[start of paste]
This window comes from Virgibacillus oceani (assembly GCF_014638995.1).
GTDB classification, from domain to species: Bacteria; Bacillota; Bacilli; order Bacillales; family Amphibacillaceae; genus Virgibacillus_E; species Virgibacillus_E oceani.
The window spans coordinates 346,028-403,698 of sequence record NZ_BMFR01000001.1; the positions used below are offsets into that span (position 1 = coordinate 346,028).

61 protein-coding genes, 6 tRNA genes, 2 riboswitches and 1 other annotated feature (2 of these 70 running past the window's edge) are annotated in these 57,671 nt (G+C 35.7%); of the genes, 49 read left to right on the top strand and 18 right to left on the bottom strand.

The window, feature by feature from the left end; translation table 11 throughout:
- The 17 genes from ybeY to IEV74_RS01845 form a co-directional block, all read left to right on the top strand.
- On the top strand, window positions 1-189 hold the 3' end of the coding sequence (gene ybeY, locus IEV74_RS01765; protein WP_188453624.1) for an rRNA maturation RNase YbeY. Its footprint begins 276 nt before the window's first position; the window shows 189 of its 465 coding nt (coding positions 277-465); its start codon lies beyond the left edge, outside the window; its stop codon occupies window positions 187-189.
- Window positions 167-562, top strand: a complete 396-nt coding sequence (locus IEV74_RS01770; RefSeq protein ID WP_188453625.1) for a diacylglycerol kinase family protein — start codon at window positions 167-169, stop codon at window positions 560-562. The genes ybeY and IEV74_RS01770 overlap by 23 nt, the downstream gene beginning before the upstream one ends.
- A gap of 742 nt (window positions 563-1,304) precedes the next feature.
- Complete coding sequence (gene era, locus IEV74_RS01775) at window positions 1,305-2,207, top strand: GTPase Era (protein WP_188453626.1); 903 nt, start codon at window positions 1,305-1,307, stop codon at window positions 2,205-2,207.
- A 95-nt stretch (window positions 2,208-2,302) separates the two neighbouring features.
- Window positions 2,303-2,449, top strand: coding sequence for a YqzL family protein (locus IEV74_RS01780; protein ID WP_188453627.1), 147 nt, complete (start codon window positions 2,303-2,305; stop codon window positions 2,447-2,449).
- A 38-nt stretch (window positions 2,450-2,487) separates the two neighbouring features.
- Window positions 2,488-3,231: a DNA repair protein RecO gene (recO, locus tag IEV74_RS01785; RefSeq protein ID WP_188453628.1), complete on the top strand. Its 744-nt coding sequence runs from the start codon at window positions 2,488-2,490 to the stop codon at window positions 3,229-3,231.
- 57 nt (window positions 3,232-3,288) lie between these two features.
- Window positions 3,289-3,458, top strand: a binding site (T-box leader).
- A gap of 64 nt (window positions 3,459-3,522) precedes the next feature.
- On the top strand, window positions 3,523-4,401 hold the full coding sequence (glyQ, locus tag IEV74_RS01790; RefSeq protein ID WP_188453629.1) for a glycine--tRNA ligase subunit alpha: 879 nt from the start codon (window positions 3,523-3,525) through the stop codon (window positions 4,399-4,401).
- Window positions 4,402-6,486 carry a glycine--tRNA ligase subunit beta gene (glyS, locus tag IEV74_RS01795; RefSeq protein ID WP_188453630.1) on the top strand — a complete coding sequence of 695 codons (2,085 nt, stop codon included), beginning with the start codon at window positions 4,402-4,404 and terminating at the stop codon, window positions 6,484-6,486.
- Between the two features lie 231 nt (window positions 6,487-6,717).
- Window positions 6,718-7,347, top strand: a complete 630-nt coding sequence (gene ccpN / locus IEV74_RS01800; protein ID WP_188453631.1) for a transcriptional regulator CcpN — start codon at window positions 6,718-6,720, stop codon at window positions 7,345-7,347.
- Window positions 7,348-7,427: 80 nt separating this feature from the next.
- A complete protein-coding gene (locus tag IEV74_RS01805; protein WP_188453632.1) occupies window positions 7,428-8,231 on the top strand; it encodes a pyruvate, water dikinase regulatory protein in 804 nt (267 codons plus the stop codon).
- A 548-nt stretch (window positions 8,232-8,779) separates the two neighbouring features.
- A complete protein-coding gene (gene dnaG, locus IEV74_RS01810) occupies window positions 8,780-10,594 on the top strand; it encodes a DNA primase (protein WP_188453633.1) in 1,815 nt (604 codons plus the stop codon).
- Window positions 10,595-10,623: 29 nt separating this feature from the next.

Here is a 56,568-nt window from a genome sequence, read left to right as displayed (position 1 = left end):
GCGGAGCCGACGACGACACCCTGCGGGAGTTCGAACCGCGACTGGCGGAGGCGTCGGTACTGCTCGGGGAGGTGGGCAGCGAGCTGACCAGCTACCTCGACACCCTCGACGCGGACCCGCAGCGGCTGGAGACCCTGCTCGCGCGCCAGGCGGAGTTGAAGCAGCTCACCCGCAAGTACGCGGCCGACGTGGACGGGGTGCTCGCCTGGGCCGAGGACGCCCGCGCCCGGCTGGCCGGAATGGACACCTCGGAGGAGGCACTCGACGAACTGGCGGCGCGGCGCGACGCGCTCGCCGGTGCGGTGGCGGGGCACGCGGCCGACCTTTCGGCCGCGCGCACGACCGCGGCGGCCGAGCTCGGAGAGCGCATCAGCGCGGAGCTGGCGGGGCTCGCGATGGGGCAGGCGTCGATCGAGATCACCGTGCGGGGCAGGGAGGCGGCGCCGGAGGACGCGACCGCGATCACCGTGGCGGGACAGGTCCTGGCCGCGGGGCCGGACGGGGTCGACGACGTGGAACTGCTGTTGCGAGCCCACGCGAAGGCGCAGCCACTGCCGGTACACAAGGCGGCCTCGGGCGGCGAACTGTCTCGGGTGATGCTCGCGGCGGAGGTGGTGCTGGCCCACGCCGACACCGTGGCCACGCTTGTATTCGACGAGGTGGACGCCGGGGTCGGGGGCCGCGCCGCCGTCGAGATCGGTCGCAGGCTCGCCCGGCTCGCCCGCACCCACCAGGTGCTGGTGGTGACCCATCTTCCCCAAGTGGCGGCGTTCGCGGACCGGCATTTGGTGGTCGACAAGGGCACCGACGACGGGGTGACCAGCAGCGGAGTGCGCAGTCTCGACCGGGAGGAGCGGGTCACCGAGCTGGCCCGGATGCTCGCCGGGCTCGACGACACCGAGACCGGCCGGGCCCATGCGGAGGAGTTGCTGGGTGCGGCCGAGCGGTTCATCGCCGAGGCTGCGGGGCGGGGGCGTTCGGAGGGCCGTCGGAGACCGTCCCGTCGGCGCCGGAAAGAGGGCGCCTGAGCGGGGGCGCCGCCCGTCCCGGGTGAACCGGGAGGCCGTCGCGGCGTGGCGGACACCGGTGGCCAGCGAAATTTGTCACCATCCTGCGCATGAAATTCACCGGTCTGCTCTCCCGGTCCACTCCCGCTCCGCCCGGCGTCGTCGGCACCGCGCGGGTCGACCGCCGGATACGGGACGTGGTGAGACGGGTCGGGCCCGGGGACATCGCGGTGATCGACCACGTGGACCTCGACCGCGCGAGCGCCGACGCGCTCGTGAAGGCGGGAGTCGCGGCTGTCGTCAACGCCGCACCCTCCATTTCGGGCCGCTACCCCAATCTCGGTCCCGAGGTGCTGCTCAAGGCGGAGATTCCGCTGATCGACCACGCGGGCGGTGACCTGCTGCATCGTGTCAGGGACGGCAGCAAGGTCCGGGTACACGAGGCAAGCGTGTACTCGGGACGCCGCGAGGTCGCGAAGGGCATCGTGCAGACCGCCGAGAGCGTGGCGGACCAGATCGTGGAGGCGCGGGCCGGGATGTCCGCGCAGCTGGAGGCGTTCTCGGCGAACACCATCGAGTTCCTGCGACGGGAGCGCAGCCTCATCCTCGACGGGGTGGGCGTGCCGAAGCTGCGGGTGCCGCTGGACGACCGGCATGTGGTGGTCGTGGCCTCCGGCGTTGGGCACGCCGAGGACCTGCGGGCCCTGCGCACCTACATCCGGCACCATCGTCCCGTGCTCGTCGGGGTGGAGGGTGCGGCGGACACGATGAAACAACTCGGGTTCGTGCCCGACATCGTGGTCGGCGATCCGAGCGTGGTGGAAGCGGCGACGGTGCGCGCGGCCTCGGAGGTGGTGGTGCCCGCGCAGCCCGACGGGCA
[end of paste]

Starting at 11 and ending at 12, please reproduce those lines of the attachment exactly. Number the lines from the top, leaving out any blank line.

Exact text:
- A 95-nt stretch (window positions 2,208-2,302) separates the two neighbouring features.
- Window positions 2,303-2,449, top strand: coding sequence for a YqzL family protein (locus IEV74_RS01780; protein ID WP_188453627.1), 147 nt, complete (start codon window positions 2,303-2,305; stop codon window positions 2,447-2,449).